Gender and REDD+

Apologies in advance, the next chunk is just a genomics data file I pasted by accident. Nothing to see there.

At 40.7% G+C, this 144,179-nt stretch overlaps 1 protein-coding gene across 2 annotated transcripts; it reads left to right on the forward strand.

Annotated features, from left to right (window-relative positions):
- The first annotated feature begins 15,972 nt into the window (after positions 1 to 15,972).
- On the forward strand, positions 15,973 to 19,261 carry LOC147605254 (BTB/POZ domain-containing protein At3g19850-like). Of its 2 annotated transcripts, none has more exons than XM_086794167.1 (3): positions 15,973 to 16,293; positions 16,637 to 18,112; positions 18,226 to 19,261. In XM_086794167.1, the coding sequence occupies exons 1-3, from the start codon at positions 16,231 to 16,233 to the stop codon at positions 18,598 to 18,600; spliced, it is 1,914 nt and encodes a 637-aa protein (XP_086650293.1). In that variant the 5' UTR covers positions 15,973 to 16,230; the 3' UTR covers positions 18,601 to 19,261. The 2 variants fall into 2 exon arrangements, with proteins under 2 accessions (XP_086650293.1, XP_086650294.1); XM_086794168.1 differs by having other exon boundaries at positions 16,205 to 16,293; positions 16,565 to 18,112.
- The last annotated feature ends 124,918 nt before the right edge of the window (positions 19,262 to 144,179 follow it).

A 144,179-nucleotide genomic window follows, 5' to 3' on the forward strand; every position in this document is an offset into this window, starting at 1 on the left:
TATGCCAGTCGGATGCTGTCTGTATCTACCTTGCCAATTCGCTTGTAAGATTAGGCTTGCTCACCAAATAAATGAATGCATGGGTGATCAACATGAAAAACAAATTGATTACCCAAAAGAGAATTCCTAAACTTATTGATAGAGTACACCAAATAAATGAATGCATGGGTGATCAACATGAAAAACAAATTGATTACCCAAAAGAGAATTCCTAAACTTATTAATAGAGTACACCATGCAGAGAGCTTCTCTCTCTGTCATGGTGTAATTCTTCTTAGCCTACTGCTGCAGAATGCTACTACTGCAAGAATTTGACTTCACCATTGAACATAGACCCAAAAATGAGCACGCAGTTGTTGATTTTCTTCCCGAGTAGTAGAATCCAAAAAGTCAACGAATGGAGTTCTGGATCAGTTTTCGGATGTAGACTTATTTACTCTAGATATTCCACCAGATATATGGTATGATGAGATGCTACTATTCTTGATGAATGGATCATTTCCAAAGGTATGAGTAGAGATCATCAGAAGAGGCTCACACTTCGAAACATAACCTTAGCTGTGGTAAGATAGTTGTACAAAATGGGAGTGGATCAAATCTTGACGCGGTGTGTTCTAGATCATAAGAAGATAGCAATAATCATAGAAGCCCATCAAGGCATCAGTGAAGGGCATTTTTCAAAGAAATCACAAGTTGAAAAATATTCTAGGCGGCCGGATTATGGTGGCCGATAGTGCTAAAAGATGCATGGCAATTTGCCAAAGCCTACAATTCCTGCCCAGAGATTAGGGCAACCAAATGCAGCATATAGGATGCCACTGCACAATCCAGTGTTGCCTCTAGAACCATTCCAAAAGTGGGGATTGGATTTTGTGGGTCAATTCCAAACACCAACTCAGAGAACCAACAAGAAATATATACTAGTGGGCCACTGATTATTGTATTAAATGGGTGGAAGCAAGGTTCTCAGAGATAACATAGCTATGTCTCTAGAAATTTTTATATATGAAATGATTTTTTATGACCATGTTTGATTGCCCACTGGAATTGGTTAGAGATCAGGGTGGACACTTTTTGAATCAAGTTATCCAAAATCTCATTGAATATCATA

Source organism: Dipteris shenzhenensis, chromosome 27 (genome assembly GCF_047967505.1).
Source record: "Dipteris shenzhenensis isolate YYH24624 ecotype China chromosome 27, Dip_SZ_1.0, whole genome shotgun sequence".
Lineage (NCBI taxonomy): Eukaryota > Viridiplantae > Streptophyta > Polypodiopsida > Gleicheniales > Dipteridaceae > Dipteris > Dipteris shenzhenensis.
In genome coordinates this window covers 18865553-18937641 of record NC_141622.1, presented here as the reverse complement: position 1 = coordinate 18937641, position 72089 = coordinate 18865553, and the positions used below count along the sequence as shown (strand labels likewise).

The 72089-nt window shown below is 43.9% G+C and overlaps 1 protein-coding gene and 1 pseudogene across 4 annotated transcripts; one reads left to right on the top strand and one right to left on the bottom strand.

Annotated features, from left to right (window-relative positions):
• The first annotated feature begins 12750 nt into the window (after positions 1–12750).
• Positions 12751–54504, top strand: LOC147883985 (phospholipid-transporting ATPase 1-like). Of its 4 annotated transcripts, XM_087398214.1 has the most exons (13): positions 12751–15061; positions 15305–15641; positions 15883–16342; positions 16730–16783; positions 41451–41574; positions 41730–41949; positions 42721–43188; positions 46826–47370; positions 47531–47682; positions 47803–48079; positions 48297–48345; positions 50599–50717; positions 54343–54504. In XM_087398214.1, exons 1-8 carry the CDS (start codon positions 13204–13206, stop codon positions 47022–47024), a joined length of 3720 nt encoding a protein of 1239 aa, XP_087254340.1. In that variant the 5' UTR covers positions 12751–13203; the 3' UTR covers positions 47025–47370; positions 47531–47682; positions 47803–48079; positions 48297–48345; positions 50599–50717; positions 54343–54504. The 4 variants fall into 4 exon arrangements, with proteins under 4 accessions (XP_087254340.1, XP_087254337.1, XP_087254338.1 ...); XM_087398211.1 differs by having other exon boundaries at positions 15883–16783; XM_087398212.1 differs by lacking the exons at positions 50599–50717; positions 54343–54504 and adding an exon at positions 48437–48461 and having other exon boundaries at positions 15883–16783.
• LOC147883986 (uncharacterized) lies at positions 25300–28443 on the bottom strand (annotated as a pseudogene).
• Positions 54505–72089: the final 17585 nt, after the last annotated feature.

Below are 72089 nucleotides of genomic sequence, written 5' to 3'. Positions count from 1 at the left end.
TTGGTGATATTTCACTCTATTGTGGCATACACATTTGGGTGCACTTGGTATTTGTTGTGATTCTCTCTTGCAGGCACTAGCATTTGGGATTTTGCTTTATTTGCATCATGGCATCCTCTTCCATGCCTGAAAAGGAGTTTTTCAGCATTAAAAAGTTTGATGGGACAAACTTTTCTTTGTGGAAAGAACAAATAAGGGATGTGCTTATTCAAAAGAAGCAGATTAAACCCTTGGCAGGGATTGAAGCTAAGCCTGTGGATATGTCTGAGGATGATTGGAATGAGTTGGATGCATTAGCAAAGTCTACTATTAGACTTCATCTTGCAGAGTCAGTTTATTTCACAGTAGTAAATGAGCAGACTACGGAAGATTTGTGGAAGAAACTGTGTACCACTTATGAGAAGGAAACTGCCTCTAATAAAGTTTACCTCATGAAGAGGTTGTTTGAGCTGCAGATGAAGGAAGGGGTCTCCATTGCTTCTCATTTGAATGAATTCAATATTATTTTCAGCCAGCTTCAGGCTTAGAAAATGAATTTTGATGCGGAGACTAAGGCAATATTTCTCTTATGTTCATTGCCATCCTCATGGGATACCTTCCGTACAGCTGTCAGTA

Forests support the livelihoods of 1.6 billion people and 80 percent of all terrestrial biodiversity and they help absorb up to 30 percent of carbon emissions from the atmosphere through photosynthesis. There is thus a strong ecological and socioeconomic rationale for forest conservation. REDD+ aims to address the forest-climate mitigation interface by promoting sustainable forest management, which reduces carbon emissions from deforestation and forest degradation while allowing developing countries, including local communities within them, to receive benefits from the carbon sequestration capacity of their forests. However, there are many hurdles that marginalized groups, especially women, still face, including a lack of rights around forest use and land tenure, which can prevent them from equitably accessing and receiving such benefits. For the global REDD+ effort to succeed in reducing carbon emissions, it has to deliver REDD+ co-benefits in the form of sustainable development, poverty reduction and gender equality—nothing less will make REDD+ effective, equitable and sustainable, and therefore successful.